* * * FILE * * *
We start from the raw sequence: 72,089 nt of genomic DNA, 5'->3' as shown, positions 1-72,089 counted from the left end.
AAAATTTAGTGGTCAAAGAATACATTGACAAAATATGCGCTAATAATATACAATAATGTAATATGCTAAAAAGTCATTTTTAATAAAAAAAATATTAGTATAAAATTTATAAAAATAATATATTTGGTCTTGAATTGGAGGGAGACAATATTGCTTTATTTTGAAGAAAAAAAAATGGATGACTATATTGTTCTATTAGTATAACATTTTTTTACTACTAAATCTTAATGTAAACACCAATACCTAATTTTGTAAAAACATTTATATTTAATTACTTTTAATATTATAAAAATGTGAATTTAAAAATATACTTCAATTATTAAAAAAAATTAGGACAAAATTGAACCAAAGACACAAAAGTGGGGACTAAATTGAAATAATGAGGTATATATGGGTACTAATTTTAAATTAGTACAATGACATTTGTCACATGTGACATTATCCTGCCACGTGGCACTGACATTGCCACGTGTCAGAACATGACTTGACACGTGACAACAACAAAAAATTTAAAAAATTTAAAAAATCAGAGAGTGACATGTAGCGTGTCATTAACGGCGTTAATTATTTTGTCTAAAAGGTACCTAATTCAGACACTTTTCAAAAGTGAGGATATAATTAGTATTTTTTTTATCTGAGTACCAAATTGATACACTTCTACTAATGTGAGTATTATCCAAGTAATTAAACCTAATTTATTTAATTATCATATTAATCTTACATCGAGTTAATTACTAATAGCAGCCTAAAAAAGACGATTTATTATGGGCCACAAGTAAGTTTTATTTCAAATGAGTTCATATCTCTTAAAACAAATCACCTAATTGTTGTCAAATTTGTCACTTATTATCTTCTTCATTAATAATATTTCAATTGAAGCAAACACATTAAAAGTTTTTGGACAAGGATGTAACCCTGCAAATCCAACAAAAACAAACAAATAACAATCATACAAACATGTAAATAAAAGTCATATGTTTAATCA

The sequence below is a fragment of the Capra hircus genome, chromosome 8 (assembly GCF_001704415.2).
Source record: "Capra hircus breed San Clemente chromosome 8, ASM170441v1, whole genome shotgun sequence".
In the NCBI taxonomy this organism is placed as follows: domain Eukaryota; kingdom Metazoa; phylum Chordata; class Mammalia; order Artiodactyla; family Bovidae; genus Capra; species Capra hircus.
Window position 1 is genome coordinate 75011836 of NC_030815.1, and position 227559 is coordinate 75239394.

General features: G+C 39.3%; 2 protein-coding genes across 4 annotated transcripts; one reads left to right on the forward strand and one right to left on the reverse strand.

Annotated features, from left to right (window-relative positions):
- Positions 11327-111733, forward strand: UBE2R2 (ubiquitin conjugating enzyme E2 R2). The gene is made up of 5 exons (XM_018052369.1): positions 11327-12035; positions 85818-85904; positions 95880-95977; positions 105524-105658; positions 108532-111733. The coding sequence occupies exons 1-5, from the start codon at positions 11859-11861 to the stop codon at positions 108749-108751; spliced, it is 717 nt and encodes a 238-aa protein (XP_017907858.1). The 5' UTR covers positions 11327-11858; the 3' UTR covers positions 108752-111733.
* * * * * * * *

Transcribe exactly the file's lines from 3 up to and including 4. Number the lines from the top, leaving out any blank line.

The sequence below is a fragment of the Capra hircus genome, chromosome 8 (assembly GCF_001704415.2).
Source record: "Capra hircus breed San Clemente chromosome 8, ASM170441v1, whole genome shotgun sequence".